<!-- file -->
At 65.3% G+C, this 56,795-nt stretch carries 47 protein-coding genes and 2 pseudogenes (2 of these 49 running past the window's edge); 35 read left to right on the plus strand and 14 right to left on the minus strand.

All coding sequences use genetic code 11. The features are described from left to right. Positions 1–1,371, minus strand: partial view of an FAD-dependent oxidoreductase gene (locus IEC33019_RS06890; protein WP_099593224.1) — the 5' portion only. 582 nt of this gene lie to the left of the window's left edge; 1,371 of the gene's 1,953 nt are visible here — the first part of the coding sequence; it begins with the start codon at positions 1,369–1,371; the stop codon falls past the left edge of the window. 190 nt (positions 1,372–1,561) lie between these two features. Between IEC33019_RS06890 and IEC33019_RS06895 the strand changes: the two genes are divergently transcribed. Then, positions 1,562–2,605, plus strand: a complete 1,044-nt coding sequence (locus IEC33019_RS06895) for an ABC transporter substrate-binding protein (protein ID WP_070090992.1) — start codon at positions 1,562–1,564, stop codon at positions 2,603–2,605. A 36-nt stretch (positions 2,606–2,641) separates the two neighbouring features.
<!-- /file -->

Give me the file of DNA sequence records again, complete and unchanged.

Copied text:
At 65.3% G+C, this 56,795-nt stretch carries 47 protein-coding genes and 2 pseudogenes (2 of these 49 running past the window's edge); 35 read left to right on the plus strand and 14 right to left on the minus strand.

All coding sequences use genetic code 11. The features are described from left to right. Positions 1–1,371, minus strand: partial view of an FAD-dependent oxidoreductase gene (locus IEC33019_RS06890; protein WP_099593224.1) — the 5' portion only. 582 nt of this gene lie to the left of the window's left edge; 1,371 of the gene's 1,953 nt are visible here — the first part of the coding sequence; it begins with the start codon at positions 1,369–1,371; the stop codon falls past the left edge of the window. 190 nt (positions 1,372–1,561) lie between these two features. Between IEC33019_RS06890 and IEC33019_RS06895 the strand changes: the two genes are divergently transcribed. Then, positions 1,562–2,605, plus strand: a complete 1,044-nt coding sequence (locus IEC33019_RS06895) for an ABC transporter substrate-binding protein (protein ID WP_070090992.1) — start codon at positions 1,562–1,564, stop codon at positions 2,603–2,605. A 36-nt stretch (positions 2,606–2,641) separates the two neighbouring features.